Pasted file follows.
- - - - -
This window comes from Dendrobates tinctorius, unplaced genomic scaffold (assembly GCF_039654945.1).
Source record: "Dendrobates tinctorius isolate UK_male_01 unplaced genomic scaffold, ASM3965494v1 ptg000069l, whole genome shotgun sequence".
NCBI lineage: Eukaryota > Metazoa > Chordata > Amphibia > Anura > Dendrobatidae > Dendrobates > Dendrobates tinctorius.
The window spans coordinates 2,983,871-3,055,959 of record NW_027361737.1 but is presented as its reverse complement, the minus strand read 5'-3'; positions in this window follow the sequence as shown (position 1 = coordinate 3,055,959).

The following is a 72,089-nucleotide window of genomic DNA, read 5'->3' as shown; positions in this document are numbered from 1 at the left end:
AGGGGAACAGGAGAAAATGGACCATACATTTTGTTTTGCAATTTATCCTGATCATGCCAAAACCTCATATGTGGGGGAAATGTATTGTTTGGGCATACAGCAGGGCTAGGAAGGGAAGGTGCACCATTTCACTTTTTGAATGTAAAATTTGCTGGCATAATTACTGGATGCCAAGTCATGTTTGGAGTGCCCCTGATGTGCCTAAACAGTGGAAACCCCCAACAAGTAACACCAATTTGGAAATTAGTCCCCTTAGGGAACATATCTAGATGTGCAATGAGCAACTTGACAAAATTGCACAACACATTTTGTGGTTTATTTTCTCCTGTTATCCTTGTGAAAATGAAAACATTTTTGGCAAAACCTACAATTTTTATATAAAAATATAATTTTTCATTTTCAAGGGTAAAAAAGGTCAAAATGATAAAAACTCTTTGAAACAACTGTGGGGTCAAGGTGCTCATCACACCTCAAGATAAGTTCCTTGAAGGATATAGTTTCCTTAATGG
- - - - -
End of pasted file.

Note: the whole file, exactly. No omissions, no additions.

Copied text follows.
This window comes from Dendrobates tinctorius, unplaced genomic scaffold (assembly GCF_039654945.1).
Source record: "Dendrobates tinctorius isolate UK_male_01 unplaced genomic scaffold, ASM3965494v1 ptg000069l, whole genome shotgun sequence".
NCBI lineage: Eukaryota > Metazoa > Chordata > Amphibia > Anura > Dendrobatidae > Dendrobates > Dendrobates tinctorius.
The window spans coordinates 2,983,871-3,055,959 of record NW_027361737.1 but is presented as its reverse complement, the minus strand read 5'-3'; positions in this window follow the sequence as shown (position 1 = coordinate 3,055,959).

The following is a 72,089-nucleotide window of genomic DNA, read 5'->3' as shown; positions in this document are numbered from 1 at the left end:
AGGGGAACAGGAGAAAATGGACCATACATTTTGTTTTGCAATTTATCCTGATCATGCCAAAACCTCATATGTGGGGGAAATGTATTGTTTGGGCATACAGCAGGGCTAGGAAGGGAAGGTGCACCATTTCACTTTTTGAATGTAAAATTTGCTGGCATAATTACTGGATGCCAAGTCATGTTTGGAGTGCCCCTGATGTGCCTAAACAGTGGAAACCCCCAACAAGTAACACCAATTTGGAAATTAGTCCCCTTAGGGAACATATCTAGATGTGCAATGAGCAACTTGACAAAATTGCACAACACATTTTGTGGTTTATTTTCTCCTGTTATCCTTGTGAAAATGAAAACATTTTTGGCAAAACCTACAATTTTTATATAAAAATATAATTTTTCATTTTCAAGGGTAAAAAAGGTCAAAATGATAAAAACTCTTTGAAACAACTGTGGGGTCAAGGTGCTCATCACACCTCAAGATAAGTTCCTTGAAGGATATAGTTTCCTTAATGG